# Cosine of Sum

## Theorem

$\map \cos {a + b} = \cos a \cos b - \sin a \sin b$

where $\sin$ denotes the sine and $\cos$ denotes the cosine.

### Corollary

$\map \cos {a - b} = \cos a \cos b + \sin a \sin b$

## Proof 1

 $\ds \map \cos {a + b} + i \, \map \sin {a + b}$ $=$ $\ds e^{i \paren {a + b} }$ Euler's Formula $\ds$ $=$ $\ds e^{i a} e^{i b}$ Exponential of Sum $\ds$ $=$ $\ds \paren {\cos a + i \sin a} \paren {\cos b + i \sin b}$ Euler's Formula $\ds$ $=$ $\ds \paren {\cos a \cos b - \sin a \sin b} + i \paren {\sin a \cos b + \cos a \sin b}$ Complex Numbers form Field

The result follows by equating the real parts.

$\blacksquare$

## Proof 2

Recall the analytic definitions of sine and cosine:

$\ds \sin x = \sum_{n \mathop = 0}^\infty \paren {-1}^n \frac {x^{2 n + 1} } {\paren {2 n + 1}!}$
$\ds \cos x = \sum_{n \mathop = 0}^\infty \paren {-1}^n \frac {x^{2 n} } {\paren {2 n}!}$

Let:

 $\ds \map g a$ $=$ $\ds \map \sin {a + b} - \sin a \cos b - \cos a \sin b$ $\ds \map h a$ $=$ $\ds \map \cos {a + b} - \cos a \cos b + \sin a \sin b$

Let us differentiate these with respect to $a$, keeping $b$ constant.

Then from Derivative of Sine Function and Derivative of Cosine Function, we have:

 $\ds \map {g'} a$ $=$ $\ds \map \cos {a + b} - \cos a \cos b + \sin a \sin b = \map h a$ $\ds \map {h'} a$ $=$ $\ds -\map \sin {a + b} + \sin a \cos b + \cos a \sin b = -\map g a$

Hence:

 $\ds \map {D_a} {\paren {\map g a}^2 + \paren {\map h a}^2}$ $=$ $\ds 2 \map g a \map {g'} a + 2 \map h a \map {h'} a$ $\ds$ $=$ $\ds 0$

Thus from Derivative of Constant:

$\forall a \in \R: \map g a^2 + \map h a^2 = c$

In particular, it is true for $a = 0$, and so:

$\map g 0^2 + \map h 0^2 = 0$

So:

$\map g a^2 + \map h a^2 = 0$
$\map g a^2 \ge 0$

and:

$\map h a^2 \ge 0$

So it follows that:

$\map g a = 0$

and:

$\map h a = 0$

Hence the result.

$\blacksquare$

## Proof 3

 $\ds \cos a \cos b - \sin a \sin b$ $=$ $\ds \paren {\frac {e^{i a} + e^{-i a} } 2} \paren {\frac {e^{i b} + e^{-i b} } 2} - \sin a \sin b$ Euler's Cosine Identity $\ds$ $=$ $\ds \paren {\frac {e^{i a} + e^{-i a} } 2} \paren {\frac {e^{i b} + e^{-i b} } 2}  - \paren {\frac {e^{i a} - e^{-i a} } {2 i} } \paren {\frac {e^{i b} - e^{-i b} } {2 i} }$  Euler's Sine Identity $\ds$ $=$ $\ds \frac {e^{i a} e^{i b} + e^{i a} e^{-i b} + e^{-i a} e^{i b} + e^{-i a} e^{-i b} } 4$ $\ds$  $\, \ds - \,$ $\ds \frac {e^{i a} e^{i b} - e^{i a} e^{-i b} - e^{-i a} e^{i b} + e^{-i a} e^{-i b} } {4 i^2}$ $\ds$ $=$ $\ds \frac {e^{i a} e^{i b} + e^{i a} e^{-i b} + e^{-i a} e^{i b} + e^{-i a} e^{-i b} } 4$ $\ds$  $\, \ds + \,$ $\ds \frac {e^{i a} e^{i b} - e^{i a} e^{-i b} - e^{-i a} e^{i b} + e^{-i a} e^{-i b} } 4$ as $i^2 = -1$ $\ds$ $=$ $\ds \frac {e^{i a} e^{i b} + e^{-ia} e^{-ib} } 2$ $\ds$ $=$ $\ds \frac {e^{i \paren {a + b} } + e^{-i \paren {a + b} } } 2$ Exponential of Sum $\ds$ $=$ $\ds \map \cos {a + b}$ Euler's Cosine Identity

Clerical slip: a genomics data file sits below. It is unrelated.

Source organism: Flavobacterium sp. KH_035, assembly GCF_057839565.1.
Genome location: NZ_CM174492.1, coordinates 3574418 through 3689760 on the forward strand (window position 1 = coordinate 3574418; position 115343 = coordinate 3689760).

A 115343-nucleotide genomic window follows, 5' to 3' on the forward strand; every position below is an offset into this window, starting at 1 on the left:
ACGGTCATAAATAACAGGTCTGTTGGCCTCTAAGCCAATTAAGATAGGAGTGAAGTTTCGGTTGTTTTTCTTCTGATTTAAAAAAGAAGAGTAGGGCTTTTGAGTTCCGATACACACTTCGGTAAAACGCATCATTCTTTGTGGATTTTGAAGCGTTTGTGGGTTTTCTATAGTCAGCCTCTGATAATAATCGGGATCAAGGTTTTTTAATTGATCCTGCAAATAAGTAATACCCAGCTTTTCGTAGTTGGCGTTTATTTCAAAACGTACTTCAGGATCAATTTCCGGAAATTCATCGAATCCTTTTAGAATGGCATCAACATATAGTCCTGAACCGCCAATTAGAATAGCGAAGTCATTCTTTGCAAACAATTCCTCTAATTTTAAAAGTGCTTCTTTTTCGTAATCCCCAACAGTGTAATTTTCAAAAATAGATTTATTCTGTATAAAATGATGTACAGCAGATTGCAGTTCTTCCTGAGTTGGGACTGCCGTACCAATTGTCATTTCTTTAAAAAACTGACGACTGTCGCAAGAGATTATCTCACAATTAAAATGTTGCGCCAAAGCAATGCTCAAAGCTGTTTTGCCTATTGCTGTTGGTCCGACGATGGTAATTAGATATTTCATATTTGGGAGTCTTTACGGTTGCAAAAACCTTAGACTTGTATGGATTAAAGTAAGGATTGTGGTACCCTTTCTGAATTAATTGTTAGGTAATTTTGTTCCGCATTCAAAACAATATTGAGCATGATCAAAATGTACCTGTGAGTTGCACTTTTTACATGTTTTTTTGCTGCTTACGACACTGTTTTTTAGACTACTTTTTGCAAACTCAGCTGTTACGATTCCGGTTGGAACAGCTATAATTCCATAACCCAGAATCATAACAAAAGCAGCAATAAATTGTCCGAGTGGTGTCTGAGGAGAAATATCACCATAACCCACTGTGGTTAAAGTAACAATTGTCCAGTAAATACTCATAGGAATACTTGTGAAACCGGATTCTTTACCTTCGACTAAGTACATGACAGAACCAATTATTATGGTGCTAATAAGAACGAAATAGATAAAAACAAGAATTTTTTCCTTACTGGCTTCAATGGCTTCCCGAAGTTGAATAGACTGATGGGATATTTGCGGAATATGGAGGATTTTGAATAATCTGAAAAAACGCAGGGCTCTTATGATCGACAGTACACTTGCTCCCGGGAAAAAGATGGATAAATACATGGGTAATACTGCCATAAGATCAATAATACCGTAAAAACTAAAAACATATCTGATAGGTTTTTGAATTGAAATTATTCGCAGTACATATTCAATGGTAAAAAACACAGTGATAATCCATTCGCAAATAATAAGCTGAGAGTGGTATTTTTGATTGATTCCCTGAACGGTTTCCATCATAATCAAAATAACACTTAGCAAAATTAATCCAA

$\blacksquare$

## Proof 4

$AB$, $AC$, $AE$, and $AD$ are radii of the circle centered at $A$.

Let $\angle BAC = a$ and $\angle DAC = \angle BAE = b$.

By Euclid's First Postulate, we can construct line segments $BD$ and $CE$.

By Euclid's second common notion, $\angle DAB = \angle CAE$.

Thus by Triangle Side-Angle-Side Congruence, $\triangle DAB \cong \triangle CAE$.

Therefore, $DB = CE$.

We now assign Cartesian coordinates to the points $B$, $C$, $D$, and $E$:

 $\ds B$ $=$ $\ds \tuple {1, 0}$ $\ds C$ $=$ $\ds \tuple {\cos a, \sin a}$ $\ds D$ $=$ $\ds \tuple {\map \cos {a + b}, \map \sin {a + b} }$ $\ds E$ $=$ $\ds \tuple {\cos b, -\sin b}$ Cosine Function is Even and Sine Function is Odd

We use the definition of the distance function on the Euclidean space $\struct {\R^2, d}$ as defined by the Euclidean metric:

$\forall x, y \in \R^2: \map d {x, y} = \sqrt {\paren {x_1 - x_2}^2 + \paren {y_1 - y_2}^2}$